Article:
Last week China and the US exchanged the latest blows in the year-long trade dispute, with Beijing announcing it would hit US$75 billion worth of US goods in retaliation for Washington taking aim at about $300 million of its goods.
US President Donald Trump lashed out immediately in return by increasing existing and planned tariffs on a total of $550 billion in Chinese products.
Commerce Ministry spokesman Gao Feng said: “China has sufficient means to take counter-measures, but under the current situation, we believe that the issue that should really be discussed is cancelling further tariffs on $550 billion of Chinese goods, and preventing the trade war from continuing to escalate.”
China has lodged a diplomatic protest with the US over it, Gao said.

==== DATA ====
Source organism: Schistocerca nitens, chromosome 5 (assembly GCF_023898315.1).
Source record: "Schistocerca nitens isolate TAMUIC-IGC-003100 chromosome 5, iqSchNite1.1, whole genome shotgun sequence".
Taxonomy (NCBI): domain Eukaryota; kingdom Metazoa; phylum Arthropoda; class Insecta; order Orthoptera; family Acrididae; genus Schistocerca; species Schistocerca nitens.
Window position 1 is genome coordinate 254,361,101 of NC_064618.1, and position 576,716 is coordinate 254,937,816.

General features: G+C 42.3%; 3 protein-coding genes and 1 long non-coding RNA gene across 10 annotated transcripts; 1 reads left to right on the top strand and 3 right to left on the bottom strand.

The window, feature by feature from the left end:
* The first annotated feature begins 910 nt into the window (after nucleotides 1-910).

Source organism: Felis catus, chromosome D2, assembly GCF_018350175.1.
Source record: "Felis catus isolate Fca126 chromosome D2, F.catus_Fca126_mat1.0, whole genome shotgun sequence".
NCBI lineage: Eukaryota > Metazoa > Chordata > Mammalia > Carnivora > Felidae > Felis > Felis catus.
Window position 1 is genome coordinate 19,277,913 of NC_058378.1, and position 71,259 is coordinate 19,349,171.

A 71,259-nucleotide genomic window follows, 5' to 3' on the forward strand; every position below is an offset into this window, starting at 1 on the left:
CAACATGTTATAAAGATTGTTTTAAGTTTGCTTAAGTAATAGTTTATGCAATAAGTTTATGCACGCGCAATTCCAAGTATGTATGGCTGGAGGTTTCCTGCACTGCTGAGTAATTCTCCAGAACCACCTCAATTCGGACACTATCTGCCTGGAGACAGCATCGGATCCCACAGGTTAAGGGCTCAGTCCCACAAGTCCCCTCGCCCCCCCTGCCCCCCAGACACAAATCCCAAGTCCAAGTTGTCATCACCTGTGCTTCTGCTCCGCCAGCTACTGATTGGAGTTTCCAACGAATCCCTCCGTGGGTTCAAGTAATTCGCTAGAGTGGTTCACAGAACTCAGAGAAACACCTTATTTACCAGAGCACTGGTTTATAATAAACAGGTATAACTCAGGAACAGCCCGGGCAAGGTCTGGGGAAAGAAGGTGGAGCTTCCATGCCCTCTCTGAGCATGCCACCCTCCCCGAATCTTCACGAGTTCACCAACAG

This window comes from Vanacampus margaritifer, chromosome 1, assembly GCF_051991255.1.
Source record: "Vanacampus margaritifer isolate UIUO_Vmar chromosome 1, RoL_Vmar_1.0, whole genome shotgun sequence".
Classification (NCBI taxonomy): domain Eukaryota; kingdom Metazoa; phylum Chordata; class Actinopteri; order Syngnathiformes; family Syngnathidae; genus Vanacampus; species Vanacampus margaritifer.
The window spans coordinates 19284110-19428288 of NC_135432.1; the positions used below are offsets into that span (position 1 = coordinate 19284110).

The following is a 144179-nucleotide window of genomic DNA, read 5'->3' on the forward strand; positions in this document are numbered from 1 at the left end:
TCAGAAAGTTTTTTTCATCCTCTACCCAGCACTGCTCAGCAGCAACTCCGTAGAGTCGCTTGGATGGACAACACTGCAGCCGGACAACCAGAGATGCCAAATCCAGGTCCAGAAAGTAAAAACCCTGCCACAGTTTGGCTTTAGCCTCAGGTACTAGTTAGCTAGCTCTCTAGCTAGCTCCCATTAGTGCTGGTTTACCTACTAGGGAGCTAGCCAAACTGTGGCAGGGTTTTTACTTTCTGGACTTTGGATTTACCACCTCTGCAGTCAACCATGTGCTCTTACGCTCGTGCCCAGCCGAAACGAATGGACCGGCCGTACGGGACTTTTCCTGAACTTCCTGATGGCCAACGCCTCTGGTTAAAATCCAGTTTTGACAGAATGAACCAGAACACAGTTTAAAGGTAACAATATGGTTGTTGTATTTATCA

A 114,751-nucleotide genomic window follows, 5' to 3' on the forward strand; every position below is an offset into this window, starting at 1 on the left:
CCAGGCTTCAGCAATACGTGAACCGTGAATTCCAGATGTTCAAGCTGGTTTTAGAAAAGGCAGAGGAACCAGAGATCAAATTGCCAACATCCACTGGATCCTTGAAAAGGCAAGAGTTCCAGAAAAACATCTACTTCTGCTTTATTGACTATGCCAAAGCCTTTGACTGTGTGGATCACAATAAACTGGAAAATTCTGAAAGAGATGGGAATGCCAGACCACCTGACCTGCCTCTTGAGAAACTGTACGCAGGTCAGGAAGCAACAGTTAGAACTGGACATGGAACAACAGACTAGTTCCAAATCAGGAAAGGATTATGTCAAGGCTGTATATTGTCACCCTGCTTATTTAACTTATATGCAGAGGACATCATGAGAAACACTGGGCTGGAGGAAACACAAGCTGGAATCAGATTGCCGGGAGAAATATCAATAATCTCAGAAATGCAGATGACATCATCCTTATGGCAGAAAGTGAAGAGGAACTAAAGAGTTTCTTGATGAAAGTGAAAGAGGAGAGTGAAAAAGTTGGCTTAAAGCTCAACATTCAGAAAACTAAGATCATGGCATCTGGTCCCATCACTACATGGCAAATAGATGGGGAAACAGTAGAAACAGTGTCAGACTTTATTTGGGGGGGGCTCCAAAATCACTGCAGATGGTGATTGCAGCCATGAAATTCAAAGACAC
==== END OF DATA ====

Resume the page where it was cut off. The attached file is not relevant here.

In earlier rounds of escalation, Beijing had pledged to hit back at any US tariff hike. However, this time Gao said: “The escalation of the trade war is not beneficial to China, and it is not beneficial to the United States.”
Trump has blown hot and cold this month, thundering last week that US companies should withdraw from China but then optimistically predicted a deal on Monday.
Trump’s recent, more moderate tone helped stanch bleeding on Wall Street but was quickly met with scepticism by investors, since Beijing did not seem to share that optimism.
Gao stopped short of confirming face-to-face trade talks next month, saying “the two sides are discussing this issue”.
“The most important thing at the moment is that the two sides create conditions for the continuation of consultations,” Gao said. (AFP)